Knocks, kudos for Nigerian media as govs call for investigative journalism
By Uduma Kalu
It was knocks and kudos, yesterday, for the Nigerian media at the Guild of Editors’ conference in Uyo, Akwa Ibom State, even as some speakers were of the view that editors should disclose their sources of information in view of security challenges facing the country.
The governors of Awa Ibom, Delta, Rivers, Plateau, Borno and the speaker of the House of Representative, represented by Hon. Victor Ogene, gave knocks and kudos to the Nigeria media, just as the governors of the violence-prone states, such as Jonah Jang of Plateau, Emmanuel Uduaghan of Delta, Chibuike Amaechi of Rivers and Godswill Akpabio of Akwa Ibom, narrated their experiences in the hands of the media men.
Akpabio said that the media was used to telling lies about his government, stating for example, that an online medium reported in USA about a kidnapping that had not taken place.
According to Akpabio, the same online medium reported that the state broadcasting service was bombed by alleged freedom fighters when it was dynamite that was stolen at a fishing area and used to destroy an old truck.
He further said that some people write fictitious letters to editors trying to shape their opinion in a bid to distract the government.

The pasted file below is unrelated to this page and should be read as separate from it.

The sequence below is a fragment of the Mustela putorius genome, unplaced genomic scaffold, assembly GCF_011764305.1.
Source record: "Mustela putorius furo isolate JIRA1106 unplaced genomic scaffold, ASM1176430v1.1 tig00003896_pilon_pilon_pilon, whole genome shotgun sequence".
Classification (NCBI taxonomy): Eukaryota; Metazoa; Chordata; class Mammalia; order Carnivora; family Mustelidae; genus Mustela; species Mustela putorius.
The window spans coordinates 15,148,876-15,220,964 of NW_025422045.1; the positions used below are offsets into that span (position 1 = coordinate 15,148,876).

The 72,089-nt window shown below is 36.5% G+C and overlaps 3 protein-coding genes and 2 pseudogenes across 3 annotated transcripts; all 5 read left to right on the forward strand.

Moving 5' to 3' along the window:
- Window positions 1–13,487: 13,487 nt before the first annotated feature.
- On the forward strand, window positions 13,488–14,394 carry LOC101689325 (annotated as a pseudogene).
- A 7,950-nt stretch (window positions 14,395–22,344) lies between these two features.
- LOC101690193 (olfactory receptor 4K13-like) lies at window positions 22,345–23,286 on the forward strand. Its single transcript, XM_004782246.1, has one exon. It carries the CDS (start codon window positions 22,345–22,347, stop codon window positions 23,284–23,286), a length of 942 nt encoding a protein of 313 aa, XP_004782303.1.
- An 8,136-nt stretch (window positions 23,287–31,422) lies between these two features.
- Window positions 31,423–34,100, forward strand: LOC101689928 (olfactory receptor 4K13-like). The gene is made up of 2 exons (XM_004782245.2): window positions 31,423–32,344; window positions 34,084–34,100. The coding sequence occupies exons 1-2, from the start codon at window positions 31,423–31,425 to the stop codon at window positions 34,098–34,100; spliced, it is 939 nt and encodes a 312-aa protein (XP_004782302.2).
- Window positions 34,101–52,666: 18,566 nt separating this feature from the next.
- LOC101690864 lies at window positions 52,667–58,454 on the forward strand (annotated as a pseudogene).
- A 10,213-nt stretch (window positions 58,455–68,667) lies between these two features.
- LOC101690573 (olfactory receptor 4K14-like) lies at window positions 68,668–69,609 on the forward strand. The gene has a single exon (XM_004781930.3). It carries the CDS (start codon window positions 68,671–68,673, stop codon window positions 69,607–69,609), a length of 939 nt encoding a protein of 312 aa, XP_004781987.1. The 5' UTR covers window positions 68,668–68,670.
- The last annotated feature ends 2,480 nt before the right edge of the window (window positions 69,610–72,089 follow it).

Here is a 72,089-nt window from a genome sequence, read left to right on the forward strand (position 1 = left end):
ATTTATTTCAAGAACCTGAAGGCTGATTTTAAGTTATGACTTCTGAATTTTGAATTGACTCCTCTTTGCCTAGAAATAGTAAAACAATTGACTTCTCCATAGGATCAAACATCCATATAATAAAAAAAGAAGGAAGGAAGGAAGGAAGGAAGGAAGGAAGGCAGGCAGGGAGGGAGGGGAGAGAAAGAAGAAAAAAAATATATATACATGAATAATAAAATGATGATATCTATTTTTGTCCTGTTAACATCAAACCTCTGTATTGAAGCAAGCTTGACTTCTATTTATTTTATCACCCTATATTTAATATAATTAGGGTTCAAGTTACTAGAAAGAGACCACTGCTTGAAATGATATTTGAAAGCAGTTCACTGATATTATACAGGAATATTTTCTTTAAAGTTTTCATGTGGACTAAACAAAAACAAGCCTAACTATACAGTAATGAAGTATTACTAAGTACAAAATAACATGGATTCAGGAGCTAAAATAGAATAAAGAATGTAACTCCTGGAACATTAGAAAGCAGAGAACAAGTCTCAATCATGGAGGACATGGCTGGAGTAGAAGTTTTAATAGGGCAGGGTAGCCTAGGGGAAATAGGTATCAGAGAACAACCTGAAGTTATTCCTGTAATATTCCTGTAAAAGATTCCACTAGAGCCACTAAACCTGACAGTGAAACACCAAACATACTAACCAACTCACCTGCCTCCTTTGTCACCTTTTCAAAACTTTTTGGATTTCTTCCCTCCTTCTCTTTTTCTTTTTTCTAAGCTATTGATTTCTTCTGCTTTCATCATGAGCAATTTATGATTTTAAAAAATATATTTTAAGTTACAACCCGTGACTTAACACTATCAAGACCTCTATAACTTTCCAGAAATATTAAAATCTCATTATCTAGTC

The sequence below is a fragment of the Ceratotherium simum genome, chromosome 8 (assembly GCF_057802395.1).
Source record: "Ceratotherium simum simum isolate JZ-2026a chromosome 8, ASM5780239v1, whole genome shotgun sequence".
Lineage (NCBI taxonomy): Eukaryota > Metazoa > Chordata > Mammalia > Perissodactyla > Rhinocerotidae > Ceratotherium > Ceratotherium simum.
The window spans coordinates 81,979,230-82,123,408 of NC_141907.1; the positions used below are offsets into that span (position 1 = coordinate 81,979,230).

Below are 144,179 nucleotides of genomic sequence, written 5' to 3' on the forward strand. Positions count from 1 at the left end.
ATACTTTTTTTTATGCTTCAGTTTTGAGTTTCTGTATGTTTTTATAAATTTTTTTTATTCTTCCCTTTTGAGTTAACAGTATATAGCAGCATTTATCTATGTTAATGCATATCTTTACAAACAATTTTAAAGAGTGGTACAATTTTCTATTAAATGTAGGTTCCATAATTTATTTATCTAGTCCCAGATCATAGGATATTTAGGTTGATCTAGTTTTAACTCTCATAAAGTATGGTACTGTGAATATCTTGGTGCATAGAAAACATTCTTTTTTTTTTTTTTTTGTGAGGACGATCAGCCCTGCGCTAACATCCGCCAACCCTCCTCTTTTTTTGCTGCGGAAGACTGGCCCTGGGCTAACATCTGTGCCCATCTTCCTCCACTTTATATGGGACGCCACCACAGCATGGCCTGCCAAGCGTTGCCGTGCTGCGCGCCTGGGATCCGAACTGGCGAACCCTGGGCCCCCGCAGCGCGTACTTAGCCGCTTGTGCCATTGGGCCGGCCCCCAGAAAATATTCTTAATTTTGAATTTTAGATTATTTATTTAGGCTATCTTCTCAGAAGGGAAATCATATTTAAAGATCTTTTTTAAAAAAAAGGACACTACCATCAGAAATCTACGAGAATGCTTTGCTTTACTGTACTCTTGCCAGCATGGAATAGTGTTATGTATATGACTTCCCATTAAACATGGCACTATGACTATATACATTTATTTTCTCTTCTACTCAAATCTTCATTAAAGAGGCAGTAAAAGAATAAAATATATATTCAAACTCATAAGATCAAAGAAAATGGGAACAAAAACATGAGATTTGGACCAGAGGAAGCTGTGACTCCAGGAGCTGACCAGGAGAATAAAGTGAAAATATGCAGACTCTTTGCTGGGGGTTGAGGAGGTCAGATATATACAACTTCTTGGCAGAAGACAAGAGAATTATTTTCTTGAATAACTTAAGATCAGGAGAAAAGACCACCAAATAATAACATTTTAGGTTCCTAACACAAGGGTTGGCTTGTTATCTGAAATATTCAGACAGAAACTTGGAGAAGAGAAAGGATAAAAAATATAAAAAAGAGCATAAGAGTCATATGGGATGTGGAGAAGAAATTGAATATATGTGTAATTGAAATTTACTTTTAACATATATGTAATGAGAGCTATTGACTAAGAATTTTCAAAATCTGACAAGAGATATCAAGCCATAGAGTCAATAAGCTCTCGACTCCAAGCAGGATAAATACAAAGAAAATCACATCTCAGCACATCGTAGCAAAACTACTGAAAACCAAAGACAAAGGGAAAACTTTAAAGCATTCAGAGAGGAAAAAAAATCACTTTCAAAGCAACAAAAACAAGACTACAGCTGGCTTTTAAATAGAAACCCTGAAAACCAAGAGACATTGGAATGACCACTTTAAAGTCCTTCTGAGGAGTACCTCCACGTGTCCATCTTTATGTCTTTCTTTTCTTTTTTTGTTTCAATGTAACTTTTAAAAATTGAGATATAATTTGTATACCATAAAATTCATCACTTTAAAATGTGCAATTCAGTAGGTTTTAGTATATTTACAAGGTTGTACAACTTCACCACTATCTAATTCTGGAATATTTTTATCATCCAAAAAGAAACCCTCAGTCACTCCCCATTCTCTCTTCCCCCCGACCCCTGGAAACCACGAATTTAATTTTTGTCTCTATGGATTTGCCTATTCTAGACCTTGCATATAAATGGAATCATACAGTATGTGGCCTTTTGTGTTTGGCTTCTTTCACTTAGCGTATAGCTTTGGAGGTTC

Akapbio said that a report in the media also said the kidnapping in Lagos was higher than that of Akwa Ibom and appealed to the editors to focus on the positive things in society instead of the negative stories.
For Jang, the media had been a one of his major headaches, as they report false stories about his government. He, like Akpabio, also asked the media not to publish false stories. He reported how efforts to curtail insecurity were given ethnic and religious colouration in his state; like the banning of commercial motorcycles, arrest and deportation of some Fulani criminals who were not from the state but came to cause havoc with weapons.
He said he had been fair to Muslims, citing the case of giving Muslims pilgrims the best treatment while in Mecca even when he was portrayed in bad light in or as not doing enough.
He then asked the media to investigate the case of some criminals who were arrested with weapons on their way to Okene but later bailed, especially now that the former Chairman of Okene Local Government Area had confessed to being in the know about the incident.
Uduaghan, on his part, narrated how peace was restored in Warri but called for balanced and investigative reporting to create national peace and security, just as his River State counterpart, Amaechi, spoke about the media coverage of the on-going crises over the film produced on Prophet Mohammed by an American, Sam Bacile, which he said could cause problems in the country.
He then urged the editors to guide and protect the nation.